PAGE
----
But 2010 saw the car struggle to record stand-out results despite seeming to have a good mix of speed and reliability.

Bahrain saw them battling with the top teams in terms of pace and points (finishing P5 and P6), while Australia saw contact for Schumacher at Turn 1 with Fernado Alonso, but the team still scored double points - albeit aided by the misfortune of Mark Webber and Lewis Hamilton.

Malaysia was great for Rosberg, achieving a front row start without the threat of the McLaren or Ferrari cars in the race. Rosberg finished P3, securing the team's first podium, while Schumacher had to retire due to a loose wheel nut.

China saw Rosberg nab P4 in qualifying and saw them cope with the interchangeable conditions and maintain good race pace throughout. The Silver Arrows finished P3 and P10 respectively.

2013 season - 64 points

The dynamic of 2013 was different with Schumacher leaving the team and retiring from racing for a second time. This left a very good blueprint for the team as they gained invaluable experience with one of the all-time greats, understanding what it's like to work with such an esteemed champion.

Step forward Lewis Hamilton to fill those boots, fresh from what was, at the time, a shock, risky move from McLaren.

The start of the season, in Australia, however wasn't a spectacular one as the team had electrical gremlins with Rosberg. The Mercedes seemed to struggle with its tyres and seemed to lose grip quicker than other cars. Hamilton battled to a P5 finish in the race which was a good result for the team given the difficult circumstances.

Malaysia was an improvement, though, and Hamilton claimed pole position for China - yet to settle for P3 come the chequered flag. Rosberg unfortunately had a rear anti-roll bar problem.

Bahrain was a similar story with Rosberg achieving pole position before seeing a gradual decline in pace due to tyre wear and degradation.

2022 season - 77 points

Surprisingly, 2022 has only been their fifth worst start to a F1 season since 2010 and it's interesting to compare because in 2013, the car seemed to have front running pace and could achieve wins on the right strategy, whereas the W13 seems to be lacking in all areas.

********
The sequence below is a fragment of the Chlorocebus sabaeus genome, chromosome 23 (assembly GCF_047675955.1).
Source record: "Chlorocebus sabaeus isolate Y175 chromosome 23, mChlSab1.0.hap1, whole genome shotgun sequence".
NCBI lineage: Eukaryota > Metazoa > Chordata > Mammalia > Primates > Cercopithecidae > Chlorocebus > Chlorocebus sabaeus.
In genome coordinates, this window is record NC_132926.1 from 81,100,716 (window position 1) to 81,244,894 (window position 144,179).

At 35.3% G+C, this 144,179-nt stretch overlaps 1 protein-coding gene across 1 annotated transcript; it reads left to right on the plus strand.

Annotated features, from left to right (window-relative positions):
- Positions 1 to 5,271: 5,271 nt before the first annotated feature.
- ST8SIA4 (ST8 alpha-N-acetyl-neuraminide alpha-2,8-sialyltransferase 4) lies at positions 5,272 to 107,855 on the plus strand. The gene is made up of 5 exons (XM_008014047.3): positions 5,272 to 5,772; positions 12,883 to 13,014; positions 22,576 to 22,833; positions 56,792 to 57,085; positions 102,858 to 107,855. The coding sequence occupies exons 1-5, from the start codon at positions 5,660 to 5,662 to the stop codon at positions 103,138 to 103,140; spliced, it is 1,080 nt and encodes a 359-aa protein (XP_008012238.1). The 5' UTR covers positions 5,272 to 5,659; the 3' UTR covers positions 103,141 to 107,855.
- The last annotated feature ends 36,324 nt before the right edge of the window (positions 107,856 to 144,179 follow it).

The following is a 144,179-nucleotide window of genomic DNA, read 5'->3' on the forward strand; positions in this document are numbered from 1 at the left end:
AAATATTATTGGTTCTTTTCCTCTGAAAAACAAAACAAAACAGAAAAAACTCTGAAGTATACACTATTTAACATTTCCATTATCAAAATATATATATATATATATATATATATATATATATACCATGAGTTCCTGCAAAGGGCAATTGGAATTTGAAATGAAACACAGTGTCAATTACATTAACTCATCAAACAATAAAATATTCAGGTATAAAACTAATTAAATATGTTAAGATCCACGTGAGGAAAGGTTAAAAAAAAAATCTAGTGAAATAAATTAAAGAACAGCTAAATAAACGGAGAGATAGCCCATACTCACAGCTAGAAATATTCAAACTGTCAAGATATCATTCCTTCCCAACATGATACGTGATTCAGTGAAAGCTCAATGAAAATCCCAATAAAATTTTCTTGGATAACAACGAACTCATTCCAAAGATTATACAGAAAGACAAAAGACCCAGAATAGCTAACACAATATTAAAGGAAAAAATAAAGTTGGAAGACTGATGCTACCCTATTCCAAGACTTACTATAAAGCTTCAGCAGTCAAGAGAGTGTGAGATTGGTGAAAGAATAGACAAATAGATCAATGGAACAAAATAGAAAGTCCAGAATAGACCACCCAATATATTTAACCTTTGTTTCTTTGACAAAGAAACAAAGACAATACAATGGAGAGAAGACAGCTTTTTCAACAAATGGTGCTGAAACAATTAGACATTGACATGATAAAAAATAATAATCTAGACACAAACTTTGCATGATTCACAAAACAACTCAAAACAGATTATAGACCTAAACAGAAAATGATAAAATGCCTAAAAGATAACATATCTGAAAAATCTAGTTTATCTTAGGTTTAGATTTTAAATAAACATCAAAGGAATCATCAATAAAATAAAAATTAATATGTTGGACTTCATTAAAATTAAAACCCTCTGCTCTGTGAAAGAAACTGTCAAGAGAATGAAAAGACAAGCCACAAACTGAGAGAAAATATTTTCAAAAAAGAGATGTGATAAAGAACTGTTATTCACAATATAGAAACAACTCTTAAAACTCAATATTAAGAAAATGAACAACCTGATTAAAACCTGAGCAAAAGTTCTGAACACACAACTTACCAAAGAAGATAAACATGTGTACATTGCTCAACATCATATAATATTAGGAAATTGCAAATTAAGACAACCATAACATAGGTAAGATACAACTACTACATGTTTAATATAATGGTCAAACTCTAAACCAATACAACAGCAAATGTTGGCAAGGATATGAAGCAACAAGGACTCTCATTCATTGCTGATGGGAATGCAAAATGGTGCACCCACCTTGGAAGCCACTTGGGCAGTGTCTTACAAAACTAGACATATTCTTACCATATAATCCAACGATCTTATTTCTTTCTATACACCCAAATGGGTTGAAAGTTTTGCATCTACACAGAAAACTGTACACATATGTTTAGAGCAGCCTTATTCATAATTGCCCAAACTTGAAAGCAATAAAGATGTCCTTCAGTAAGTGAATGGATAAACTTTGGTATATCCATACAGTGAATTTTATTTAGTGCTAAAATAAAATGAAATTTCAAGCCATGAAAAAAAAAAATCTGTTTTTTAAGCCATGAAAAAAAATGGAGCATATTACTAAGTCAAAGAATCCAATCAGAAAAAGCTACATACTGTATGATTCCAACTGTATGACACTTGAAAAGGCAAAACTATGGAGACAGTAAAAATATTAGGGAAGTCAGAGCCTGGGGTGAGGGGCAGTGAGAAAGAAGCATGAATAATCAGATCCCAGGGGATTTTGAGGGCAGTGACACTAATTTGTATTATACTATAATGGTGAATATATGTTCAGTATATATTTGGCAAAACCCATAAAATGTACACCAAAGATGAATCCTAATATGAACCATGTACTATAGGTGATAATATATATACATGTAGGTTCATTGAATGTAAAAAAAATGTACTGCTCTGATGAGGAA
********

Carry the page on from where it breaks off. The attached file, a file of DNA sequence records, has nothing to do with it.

Its severe porpoising makes the car slow and have no stability on the straights, and the effect of it is so drastic that Hamilton and George Russell are suffering with chest and back pain on a regular basis.

It seems that Hamilton is struggling more, though, to get to grips with the car, whereas Russell is outperforming both team-mate and the W13 itself.

Bahrain did see a P3 finish for Hamilton and a P4 for George respectively, but Saudi Arabia saw a completely different affair with Hamilton qualifying a lowly P16, with Russell in P6. In the race, Hamilton scraped a P10 finish, while Russell got best of the rest with P5.

Australia saw Hamilton qualify in P5 and Russell in P6, showing some signs of bouncing back from the mixed bag of Saudi.

Russell overtook Hamilton in the pit stop phase as a VSC was called, giving him a timely leap. Russell ended with his first podium of the season and for him at Mercedes. Hamilton was P4.

Imola was again another mixed bag as the team scored P11 and P13 in qualifying.

The race, though, provided the biggest sucker punch yet as race winner Max Verstappen lapped his arch-rival of 2021, Hamilton. Russell, however, turned it around with a P4 result; Hamilton was a miserable P13.

It may only be the fifth worst start to a Mercedes season based on the stats, but it is arguably still the worst of the lot just because expectations are still so high for a team who have won the last eight Constructors' titles in a row.